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"THE MATRIX RELOADED"
(2003) (Keanu Reeves, Laurence Fishburne) (R)

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QUICK TAKE:
Sci-fi: Various freedom fighters learn more facts about their existence as they prepare to do battle with their former oppressors, machines that enslave humans in a fantasy world known as The Matrix.
PLOT:
In a world where machines derive their power from unconscious human slaves who exist in a fabricated reality that seems normal to them, a growing number of freed slaves - including Councillor Hamman (ANTHONY ZERBE) and Commander Lock (HARRY LENNIX) -- hope to overthrow their former machine-based oppressors.

Things aren't looking good, however, as the machine world has sent a quarter of a million robotic sentinels to find the escapees and destroy them and their world that's known as Zion. Accordingly, Lock isn't happy that the crew of the Nebuchadnezzar - consisting of leader Morpheus (LAURENCE FISHBURNE), now all-powerful student Neo (KEANU REEVES), ally Trinity (CARRIE-ANNE MOSS) and pilot Link (HAROLD PERRINEAU) -- has been following their own course of action, including visiting the Matrix.

As they and the rest of the humans prepare for battle, Neo must also contend with Agent Smith (HUGO WEAVING), the anthropomorphic physical representation of the machine world who has similarly managed to escape the Matrix and wants his revenge on "The One."

After an encounter with him and his many duplicates, Neo visits the Oracle (GLORIA FOSTER), who informs him that they'll need to find the Key Maker (RANDALL DUK KIM) if they want to succeed. Unfortunately, he's been kidnapped by the powerful Merovingian (LAMBERT WILSON) and his goons.

From that point on, and with the help of Lock's lover, Niobe (JADA PINKETT SMITH), and Merovingian's wife, Persephone (MONICA BELLUCCI), Neo and his allies set out to do what they can to stop the machines and save humanity.

OUR TAKE: 5 out of 10
For reasons that are far too complex to address in a simple movie review, humans - particularly Americans - are victims of the bigger is better mentality. Accordingly, many people aren't satisfied with the status quo and want bigger and better cars, houses and yes, even movies.

Thus, when a film follows its predecessor or a similar effort that came before it, audiences seem to expect and/or demand something far more grandiose than what they've already seen. Not surprisingly, the Hollywood studios are always happy to oblige.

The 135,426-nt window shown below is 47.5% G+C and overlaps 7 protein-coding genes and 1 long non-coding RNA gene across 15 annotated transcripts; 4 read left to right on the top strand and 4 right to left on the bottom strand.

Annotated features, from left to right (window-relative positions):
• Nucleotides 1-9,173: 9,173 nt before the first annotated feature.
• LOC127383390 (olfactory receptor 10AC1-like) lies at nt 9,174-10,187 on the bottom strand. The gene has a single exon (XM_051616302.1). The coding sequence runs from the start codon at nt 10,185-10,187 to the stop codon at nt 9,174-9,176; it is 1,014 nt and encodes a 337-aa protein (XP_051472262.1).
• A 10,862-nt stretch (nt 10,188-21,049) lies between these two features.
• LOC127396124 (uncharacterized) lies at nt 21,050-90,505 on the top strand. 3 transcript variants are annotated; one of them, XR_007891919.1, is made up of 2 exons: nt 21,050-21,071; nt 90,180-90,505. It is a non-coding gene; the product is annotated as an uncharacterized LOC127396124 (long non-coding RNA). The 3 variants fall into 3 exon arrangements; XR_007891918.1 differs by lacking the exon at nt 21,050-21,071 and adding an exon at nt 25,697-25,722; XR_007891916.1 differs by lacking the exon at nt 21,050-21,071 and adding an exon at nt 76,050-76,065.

That's particularly true of sci-fi and action sequels where the special effects and/or stunts have to be more impressive than the first time around. Since the original "The Matrix" was heavily steeped in both, I worried that its sequel, "The Matrix Reloaded," would fall prey to that cinematic malady and forsake story in favor of visuals.

Since so many films have since copied the original's "bullet time" effect (where the camera spins around an object, person or scene in slow motion and that originated with a Gap TV commercial and not the first film), the question was whether returning writer/director siblings Andy and Larry Wachowski ("Bound") would feel obligated and/or try to up the ante.

The answer is that they have - often in jaw-dropping spectacular fashion - but bigger doesn't always translate to better here. The strong point of the original was its wild and imaginative sci-fi plot where reality wasn't always what it seemed and "alternate worlds" collided in a unique and fascinating fashion.

All of the gee-whiz effects and flashy scenes and stunts were really just delectable bits of icing on an already tasty cake. Here, those roles have been reversed, although the story gets the short end of the stick. The result is that viewers are likely to be amazed by what occurs, but will then realize that they've witnessed style over substance. That's because so much of what's on display is meaningless and/or essentially empty of reason (outside of amazing the spectator).

Part of the problem stems from the fact that the effort also suffers from middle-child syndrome (the third and supposedly last installment arrives in fall 2003). The novelty (sci-fi and otherwise) is thus gone, resulting in the Wachowski brothers having to expand the scope of the plot and number of characters.